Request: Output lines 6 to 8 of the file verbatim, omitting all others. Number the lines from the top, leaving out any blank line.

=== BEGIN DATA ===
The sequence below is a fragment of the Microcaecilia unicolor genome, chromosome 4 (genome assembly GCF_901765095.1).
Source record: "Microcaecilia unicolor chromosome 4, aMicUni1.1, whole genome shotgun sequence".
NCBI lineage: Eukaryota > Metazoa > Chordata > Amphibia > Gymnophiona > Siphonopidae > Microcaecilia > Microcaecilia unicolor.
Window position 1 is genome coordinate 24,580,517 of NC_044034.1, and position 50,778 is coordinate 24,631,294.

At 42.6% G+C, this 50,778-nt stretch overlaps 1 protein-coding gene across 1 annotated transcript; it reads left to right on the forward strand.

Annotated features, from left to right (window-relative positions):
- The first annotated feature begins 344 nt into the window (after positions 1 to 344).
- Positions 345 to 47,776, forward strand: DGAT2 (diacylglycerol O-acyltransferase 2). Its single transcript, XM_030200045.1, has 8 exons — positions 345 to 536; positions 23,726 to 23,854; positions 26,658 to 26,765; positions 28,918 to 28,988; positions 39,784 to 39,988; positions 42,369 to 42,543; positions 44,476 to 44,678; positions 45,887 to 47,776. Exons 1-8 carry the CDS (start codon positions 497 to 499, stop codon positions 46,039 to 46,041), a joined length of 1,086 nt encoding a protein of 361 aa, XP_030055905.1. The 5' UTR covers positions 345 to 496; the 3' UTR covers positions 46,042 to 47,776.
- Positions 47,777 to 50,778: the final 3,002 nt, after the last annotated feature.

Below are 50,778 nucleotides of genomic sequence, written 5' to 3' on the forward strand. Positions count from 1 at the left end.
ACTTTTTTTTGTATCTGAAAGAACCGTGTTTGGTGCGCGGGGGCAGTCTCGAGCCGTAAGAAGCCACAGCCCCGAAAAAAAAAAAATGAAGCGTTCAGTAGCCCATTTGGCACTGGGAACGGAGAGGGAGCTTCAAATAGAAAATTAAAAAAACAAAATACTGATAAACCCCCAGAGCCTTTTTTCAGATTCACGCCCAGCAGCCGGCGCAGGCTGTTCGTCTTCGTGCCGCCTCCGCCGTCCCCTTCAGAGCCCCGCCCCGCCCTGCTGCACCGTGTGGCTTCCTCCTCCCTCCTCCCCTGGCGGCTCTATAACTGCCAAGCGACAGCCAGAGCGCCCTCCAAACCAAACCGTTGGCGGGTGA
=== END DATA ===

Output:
Annotated features, from left to right (window-relative positions):
- The first annotated feature begins 344 nt into the window (after positions 1 to 344).
- Positions 345 to 47,776, forward strand: DGAT2 (diacylglycerol O-acyltransferase 2). Its single transcript, XM_030200045.1, has 8 exons — positions 345 to 536; positions 23,726 to 23,854; positions 26,658 to 26,765; positions 28,918 to 28,988; positions 39,784 to 39,988; positions 42,369 to 42,543; positions 44,476 to 44,678; positions 45,887 to 47,776. Exons 1-8 carry the CDS (start codon positions 497 to 499, stop codon positions 46,039 to 46,041), a joined length of 1,086 nt encoding a protein of 361 aa, XP_030055905.1. The 5' UTR covers positions 345 to 496; the 3' UTR covers positions 46,042 to 47,776.